In a complaint based on alleged negligent acts of a surgeon, the apex court held that a surgeon or a doctor cannot and does not guarantee that the result of surgery would invariably be beneficial, much less to the extent of 100 % for the person operated on.
The said ratio was delivered by the apex court in the judgment of Dr. S.K. Jhunjhunwala Vs. Mrs. Dhanwanti Kumar, Civil Appeal No.3971 of 2011 decided on 01.10.2018.
The appellant in the present case was a doctor by profession and was practicing in Calcutta since 1969. The Respondent No.1 felt pain in her abdomen and consulted the appellant who diagnosed stones in her gall bladder. The appellant performed the laparoscopy and after that open surgery and removed the gall bladder of respondent No.1. Consequently, respondent No.1 filed a consumer complaint under the Consumer Protection Act, 1986 against the appellant claiming compensation for the loss, mental suffering and pain suffered by her throughout after the surgery on account of negligence of the appellant as he performed general surgery of her gall bladder when she had given consent for performing laparoscopy surgery only. While the District Forum and the State Commission did not find merit in the complaint, the NCDRC reversed the findings of the lower fora and found the appellant doctor guilty of negligence.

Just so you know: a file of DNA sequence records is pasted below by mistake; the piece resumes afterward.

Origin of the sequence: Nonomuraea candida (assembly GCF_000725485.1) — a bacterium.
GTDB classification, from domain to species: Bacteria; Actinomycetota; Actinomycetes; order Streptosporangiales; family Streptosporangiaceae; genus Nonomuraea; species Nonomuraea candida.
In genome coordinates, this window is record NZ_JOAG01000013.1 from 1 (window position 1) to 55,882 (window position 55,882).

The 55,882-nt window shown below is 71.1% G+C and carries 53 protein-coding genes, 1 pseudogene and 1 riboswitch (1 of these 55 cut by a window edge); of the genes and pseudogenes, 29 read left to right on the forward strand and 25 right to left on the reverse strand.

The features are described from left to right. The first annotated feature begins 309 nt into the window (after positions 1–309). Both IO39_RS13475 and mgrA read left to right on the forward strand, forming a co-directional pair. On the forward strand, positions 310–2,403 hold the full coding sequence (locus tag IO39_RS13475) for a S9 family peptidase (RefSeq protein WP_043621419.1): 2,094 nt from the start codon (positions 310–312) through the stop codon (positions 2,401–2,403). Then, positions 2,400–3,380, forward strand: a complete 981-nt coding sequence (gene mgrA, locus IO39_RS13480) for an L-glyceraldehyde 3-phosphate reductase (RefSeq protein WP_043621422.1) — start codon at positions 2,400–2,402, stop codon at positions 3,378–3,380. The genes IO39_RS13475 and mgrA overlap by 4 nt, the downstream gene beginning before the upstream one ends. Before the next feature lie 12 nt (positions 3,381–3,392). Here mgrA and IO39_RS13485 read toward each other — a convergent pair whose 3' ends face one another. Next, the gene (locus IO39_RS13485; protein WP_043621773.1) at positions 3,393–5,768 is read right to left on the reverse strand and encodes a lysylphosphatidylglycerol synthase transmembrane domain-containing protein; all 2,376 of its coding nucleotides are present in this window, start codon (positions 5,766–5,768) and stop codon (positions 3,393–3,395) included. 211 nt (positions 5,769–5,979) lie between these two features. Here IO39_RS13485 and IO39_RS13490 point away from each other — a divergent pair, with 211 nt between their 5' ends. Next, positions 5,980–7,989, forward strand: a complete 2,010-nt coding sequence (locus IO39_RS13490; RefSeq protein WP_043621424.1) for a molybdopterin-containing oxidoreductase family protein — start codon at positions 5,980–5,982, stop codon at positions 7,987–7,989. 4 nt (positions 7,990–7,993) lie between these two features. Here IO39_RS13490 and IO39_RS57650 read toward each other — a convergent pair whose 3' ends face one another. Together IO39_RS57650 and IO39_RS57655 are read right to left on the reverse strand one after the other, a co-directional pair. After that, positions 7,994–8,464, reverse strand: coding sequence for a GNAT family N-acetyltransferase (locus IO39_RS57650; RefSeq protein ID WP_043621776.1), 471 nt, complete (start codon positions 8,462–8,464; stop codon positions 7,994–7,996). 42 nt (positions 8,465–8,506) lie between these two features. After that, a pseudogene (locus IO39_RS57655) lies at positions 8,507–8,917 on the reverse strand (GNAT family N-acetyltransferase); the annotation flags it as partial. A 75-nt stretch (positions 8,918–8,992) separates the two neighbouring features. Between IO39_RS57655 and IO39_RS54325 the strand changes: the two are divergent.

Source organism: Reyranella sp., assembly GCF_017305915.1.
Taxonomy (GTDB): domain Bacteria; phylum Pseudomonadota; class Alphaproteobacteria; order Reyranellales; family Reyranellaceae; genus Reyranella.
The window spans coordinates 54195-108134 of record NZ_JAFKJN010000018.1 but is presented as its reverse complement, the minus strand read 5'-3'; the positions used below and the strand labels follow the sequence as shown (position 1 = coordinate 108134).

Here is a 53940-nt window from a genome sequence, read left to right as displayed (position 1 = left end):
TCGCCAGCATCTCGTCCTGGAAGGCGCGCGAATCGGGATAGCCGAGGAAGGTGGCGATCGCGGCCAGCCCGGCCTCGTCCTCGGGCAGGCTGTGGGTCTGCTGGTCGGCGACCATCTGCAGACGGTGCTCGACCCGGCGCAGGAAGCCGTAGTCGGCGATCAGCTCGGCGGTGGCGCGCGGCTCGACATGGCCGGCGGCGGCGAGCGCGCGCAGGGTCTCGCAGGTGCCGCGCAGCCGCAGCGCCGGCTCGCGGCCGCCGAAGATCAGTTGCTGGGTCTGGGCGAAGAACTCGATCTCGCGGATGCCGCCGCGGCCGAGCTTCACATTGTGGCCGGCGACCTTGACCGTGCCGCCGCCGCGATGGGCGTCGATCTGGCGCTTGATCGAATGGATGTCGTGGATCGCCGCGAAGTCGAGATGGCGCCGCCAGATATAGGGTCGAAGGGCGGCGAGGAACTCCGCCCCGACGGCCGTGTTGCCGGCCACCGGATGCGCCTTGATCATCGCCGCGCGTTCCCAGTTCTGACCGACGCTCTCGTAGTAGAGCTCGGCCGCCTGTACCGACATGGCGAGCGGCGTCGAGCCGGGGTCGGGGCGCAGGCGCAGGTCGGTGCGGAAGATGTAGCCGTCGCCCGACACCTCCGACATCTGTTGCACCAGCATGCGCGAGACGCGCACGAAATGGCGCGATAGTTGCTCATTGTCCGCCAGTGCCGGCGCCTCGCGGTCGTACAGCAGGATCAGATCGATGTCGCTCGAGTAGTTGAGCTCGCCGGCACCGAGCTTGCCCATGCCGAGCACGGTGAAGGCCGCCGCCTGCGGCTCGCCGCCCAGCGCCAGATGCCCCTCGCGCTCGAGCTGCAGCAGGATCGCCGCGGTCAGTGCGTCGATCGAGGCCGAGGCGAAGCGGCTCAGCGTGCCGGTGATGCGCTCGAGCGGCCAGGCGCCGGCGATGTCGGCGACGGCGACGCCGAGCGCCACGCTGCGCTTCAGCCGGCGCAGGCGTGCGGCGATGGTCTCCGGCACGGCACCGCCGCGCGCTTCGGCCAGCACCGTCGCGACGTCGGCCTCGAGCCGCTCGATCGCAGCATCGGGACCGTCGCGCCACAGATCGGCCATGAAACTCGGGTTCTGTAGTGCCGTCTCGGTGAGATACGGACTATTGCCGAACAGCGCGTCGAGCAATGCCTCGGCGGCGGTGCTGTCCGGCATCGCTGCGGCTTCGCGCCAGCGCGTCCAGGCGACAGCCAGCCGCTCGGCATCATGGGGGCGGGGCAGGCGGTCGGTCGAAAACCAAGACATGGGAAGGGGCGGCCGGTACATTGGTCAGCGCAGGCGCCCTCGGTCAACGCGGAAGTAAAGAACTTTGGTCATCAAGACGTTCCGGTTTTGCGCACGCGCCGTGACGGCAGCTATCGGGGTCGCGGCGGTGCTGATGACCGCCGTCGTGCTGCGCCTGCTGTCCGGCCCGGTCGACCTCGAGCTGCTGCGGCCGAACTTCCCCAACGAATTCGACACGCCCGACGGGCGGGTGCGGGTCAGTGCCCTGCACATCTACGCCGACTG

The Supreme Court was posed with the question as to how and by which principle, the Court should decide the issue of negligence of a professional doctor and hold him liable for his medical acts/advise given by him/her to his patient which caused him/her some monetary loss, mental and physical harassment, injury and suffering on account of doctor’s medical advise/treatment (oral or operation).
The Supreme Court referred to a
judgment of three judge bench of the same court passed in the matter of Jacob Mathew vs. State of Punjab [(2005) 6 SCC 1] held that a Physician would not assure the patient of full recovery in every case. A surgeon cannot and does not guarantee that the result of surgery would invariably be beneficial, much less to the extent of 100 % for the person operated on. The only assurance which such a professional can give or can be understood to have given by implication is that he is possessed of the requisite skill in that branch of profession which he is practicing and while undertaking the performance of the task entrusted to him he would be exercising his skill with reasonable competence. This is what a person approaching the professional can expect.
The Apex Court clarified that a professional may be held liable for negligence on one of two findings: either he was not possessed of the requisite skill which he professed to have possessed, or, he did not exercise, with reasonable competence in the given case, the skill which he did possess. It was further observed that the fact that a defendant charged with negligence acted in accord with the general and approved practice is enough to clear him of the charge. It was held that the standard of care, when assessing the practice as adopted, is judged in the light of knowledge available at the time of the incident and not at the date of trial.